The badger cull pilots are “proceeding to plan” and organisers are pleased with progress, according to DEFRA secretary Owen Paterson.
The pilots, which will see about 5,000 badgers culled in west Somerset and west Gloucestershire within the next six weeks, got under way last week.
In a written statement to the House of Commons on Monday (2 September), Mr Paterson said: “I understand the pilot cull is proceeding to plan and those involved are pleased with progress to date.”
The minister said the pilots aim to “test how an industry-led badger control programme can be delivered effectively, humanely and safely”.
He added: “Monitoring will be carried out to test that controlled shooting meets these assumptions. The outcome of the pilot cull and an analysis of the monitoring will be published. “The evidence will be considered by ministers in deciding whether or not the policy should be rolled out more widely.”
Mr Paterson acknowledged that the decision to pilot a badger cull was “not one that has been taken lightly, but it is based on the best available scientific evidence and the experience of other countries”.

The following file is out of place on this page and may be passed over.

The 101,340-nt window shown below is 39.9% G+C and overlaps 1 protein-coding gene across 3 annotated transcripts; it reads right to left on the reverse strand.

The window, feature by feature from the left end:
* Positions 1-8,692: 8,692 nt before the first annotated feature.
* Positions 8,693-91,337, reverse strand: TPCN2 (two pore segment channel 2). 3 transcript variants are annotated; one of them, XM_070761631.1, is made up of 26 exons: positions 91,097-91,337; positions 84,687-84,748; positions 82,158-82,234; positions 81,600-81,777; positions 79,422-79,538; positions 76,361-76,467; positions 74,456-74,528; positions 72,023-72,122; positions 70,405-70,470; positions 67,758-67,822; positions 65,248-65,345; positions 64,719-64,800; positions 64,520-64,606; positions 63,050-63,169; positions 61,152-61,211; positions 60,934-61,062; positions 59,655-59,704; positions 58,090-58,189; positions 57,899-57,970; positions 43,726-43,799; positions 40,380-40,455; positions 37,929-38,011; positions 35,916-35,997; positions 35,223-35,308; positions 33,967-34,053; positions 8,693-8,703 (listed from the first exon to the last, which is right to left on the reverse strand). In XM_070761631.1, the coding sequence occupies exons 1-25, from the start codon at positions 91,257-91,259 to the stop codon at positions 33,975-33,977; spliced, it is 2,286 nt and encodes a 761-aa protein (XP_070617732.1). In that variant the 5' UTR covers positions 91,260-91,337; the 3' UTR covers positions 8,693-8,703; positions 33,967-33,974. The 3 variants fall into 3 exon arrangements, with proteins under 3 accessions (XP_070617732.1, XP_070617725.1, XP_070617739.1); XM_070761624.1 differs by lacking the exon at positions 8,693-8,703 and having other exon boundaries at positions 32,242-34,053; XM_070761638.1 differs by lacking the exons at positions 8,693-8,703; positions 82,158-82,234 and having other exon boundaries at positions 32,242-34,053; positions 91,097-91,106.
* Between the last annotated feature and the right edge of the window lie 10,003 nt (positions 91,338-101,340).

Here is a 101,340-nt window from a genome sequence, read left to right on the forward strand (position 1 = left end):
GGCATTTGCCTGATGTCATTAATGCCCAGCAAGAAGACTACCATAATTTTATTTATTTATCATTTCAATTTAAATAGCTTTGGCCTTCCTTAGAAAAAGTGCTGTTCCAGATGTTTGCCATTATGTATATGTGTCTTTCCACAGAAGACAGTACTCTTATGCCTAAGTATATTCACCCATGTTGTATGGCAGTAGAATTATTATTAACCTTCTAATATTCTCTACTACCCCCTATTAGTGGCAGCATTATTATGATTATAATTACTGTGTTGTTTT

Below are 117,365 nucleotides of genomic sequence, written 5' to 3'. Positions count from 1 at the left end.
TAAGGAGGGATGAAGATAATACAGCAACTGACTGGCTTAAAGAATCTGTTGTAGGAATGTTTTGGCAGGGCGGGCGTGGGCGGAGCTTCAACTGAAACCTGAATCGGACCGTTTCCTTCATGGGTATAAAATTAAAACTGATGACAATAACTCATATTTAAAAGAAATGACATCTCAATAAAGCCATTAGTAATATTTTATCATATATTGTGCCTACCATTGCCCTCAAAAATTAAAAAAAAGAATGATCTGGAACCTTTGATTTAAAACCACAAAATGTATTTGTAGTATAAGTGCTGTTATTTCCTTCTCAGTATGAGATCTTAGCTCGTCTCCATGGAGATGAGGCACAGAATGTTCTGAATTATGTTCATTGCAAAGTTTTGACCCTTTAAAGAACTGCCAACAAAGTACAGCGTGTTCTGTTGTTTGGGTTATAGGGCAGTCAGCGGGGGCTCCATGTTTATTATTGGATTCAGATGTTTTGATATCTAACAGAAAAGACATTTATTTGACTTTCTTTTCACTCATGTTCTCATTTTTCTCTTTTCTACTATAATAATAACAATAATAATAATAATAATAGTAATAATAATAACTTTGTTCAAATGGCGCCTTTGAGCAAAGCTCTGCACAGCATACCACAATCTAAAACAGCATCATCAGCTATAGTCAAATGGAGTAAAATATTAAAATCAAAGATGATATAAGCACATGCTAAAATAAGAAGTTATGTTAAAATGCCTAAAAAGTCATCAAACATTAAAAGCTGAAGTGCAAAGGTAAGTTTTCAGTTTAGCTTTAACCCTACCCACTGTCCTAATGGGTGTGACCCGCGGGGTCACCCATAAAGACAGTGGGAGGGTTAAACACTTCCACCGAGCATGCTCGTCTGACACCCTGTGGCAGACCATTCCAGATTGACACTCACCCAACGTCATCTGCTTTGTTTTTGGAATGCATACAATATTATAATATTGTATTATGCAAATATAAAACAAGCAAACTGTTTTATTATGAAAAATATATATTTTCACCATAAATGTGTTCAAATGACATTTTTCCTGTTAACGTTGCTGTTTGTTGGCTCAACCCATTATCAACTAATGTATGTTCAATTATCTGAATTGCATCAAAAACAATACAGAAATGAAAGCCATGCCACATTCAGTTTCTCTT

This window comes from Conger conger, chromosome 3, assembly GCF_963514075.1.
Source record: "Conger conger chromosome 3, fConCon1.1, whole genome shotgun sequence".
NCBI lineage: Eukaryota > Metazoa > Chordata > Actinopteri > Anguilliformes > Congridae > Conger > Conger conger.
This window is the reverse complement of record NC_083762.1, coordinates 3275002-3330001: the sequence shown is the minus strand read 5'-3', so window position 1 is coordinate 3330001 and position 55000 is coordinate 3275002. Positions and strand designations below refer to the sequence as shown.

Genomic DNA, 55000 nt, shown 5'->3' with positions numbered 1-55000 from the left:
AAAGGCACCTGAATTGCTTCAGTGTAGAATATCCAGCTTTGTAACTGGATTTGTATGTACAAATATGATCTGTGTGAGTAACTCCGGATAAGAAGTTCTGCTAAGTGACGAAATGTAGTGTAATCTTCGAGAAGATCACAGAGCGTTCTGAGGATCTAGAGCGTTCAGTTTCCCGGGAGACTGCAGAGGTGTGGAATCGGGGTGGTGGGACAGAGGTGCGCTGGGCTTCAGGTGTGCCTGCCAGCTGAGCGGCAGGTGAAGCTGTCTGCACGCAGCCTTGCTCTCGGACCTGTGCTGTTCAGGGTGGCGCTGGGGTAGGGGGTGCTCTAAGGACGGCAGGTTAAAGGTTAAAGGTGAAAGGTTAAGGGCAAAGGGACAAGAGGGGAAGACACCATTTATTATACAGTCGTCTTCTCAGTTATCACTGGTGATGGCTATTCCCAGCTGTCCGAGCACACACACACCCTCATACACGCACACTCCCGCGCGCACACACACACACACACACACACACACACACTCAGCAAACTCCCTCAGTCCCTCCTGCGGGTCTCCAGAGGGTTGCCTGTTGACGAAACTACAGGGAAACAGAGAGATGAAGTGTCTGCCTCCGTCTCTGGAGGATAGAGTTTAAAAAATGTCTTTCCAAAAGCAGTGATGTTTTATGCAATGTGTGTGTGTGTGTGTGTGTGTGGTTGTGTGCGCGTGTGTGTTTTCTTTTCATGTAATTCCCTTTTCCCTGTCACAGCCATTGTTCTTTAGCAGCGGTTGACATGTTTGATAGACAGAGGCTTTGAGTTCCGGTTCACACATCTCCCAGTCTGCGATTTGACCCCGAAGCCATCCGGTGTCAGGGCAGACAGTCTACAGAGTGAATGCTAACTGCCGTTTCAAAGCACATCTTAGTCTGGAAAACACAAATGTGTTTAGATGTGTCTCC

He added: “No country has successfully dealt with TB without tackling the disease in both wildlife and cattle.
“It is vital that we learn from the experience of the Republic of Ireland, the United States, Australia and New Zealand.”
The badger culls are part of a broader, comprehensive TB eradication strategy for achieving TB-free status in England over the course of the next 25 years.
Other measures include disease surveillance, pre- and post-movement cattle testing, removal of cattle exposed to bovine TB and vaccination trials.
The strategy also focuses on the development of new techniques such as badger and cattle vaccines and new diagnostic tests that could one day offer new ways of tackling the disease.
Bovine TB is the most pressing animal health problem in the UK. The disease is getting worse and is spreading across the country.
In the past 10 years, bovine TB has cost the taxpayer £500m. It is estimated that this will rise to £1bn over the next decade if the disease is left unchecked.
Mr Paterson concluded: “This pilot cull is a necessary part of a wide range of actions that we need to take if we are to free the cattle industry from the burden of this devastating disease. We wish to see healthy cattle living alongside healthy wildlife.”